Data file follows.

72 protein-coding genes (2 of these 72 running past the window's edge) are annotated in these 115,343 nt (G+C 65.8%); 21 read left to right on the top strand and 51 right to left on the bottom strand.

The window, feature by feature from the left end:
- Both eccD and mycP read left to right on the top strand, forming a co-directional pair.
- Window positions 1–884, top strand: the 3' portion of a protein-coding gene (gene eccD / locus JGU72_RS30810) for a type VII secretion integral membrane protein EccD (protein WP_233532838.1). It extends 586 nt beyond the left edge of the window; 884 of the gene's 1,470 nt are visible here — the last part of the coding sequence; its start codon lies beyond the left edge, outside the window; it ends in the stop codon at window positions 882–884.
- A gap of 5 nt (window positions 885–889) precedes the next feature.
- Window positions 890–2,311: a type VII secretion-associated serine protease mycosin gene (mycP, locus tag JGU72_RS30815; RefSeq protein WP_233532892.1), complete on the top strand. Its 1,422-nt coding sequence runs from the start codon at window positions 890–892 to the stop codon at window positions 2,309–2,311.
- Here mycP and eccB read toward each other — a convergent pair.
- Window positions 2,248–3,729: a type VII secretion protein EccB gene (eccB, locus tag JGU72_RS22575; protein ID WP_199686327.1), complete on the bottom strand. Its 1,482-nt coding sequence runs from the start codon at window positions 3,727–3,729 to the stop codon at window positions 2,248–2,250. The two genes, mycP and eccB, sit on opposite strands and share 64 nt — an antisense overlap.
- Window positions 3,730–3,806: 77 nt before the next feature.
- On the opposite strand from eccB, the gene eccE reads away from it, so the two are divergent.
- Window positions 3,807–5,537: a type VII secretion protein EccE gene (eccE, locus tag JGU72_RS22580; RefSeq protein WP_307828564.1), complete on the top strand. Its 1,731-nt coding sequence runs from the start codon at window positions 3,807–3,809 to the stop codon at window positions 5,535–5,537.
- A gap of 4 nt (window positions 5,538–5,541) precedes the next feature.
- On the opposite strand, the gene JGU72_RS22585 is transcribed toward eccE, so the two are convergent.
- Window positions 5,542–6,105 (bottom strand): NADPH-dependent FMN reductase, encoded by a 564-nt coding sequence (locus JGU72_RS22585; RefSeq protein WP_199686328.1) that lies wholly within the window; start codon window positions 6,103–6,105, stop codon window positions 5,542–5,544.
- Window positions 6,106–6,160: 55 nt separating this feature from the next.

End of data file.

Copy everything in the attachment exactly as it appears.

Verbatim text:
72 protein-coding genes (2 of these 72 running past the window's edge) are annotated in these 115,343 nt (G+C 65.8%); 21 read left to right on the top strand and 51 right to left on the bottom strand.

The window, feature by feature from the left end:
- Both eccD and mycP read left to right on the top strand, forming a co-directional pair.
- Window positions 1–884, top strand: the 3' portion of a protein-coding gene (gene eccD / locus JGU72_RS30810) for a type VII secretion integral membrane protein EccD (protein WP_233532838.1). It extends 586 nt beyond the left edge of the window; 884 of the gene's 1,470 nt are visible here — the last part of the coding sequence; its start codon lies beyond the left edge, outside the window; it ends in the stop codon at window positions 882–884.
- A gap of 5 nt (window positions 885–889) precedes the next feature.
- Window positions 890–2,311: a type VII secretion-associated serine protease mycosin gene (mycP, locus tag JGU72_RS30815; RefSeq protein WP_233532892.1), complete on the top strand. Its 1,422-nt coding sequence runs from the start codon at window positions 890–892 to the stop codon at window positions 2,309–2,311.
- Here mycP and eccB read toward each other — a convergent pair.
- Window positions 2,248–3,729: a type VII secretion protein EccB gene (eccB, locus tag JGU72_RS22575; protein ID WP_199686327.1), complete on the bottom strand. Its 1,482-nt coding sequence runs from the start codon at window positions 3,727–3,729 to the stop codon at window positions 2,248–2,250. The two genes, mycP and eccB, sit on opposite strands and share 64 nt — an antisense overlap.
- Window positions 3,730–3,806: 77 nt before the next feature.
- On the opposite strand from eccB, the gene eccE reads away from it, so the two are divergent.
- Window positions 3,807–5,537: a type VII secretion protein EccE gene (eccE, locus tag JGU72_RS22580; RefSeq protein WP_307828564.1), complete on the top strand. Its 1,731-nt coding sequence runs from the start codon at window positions 3,807–3,809 to the stop codon at window positions 5,535–5,537.
- A gap of 4 nt (window positions 5,538–5,541) precedes the next feature.
- On the opposite strand, the gene JGU72_RS22585 is transcribed toward eccE, so the two are convergent.
- Window positions 5,542–6,105 (bottom strand): NADPH-dependent FMN reductase, encoded by a 564-nt coding sequence (locus JGU72_RS22585; RefSeq protein WP_199686328.1) that lies wholly within the window; start codon window positions 6,103–6,105, stop codon window positions 5,542–5,544.
- Window positions 6,106–6,160: 55 nt separating this feature from the next.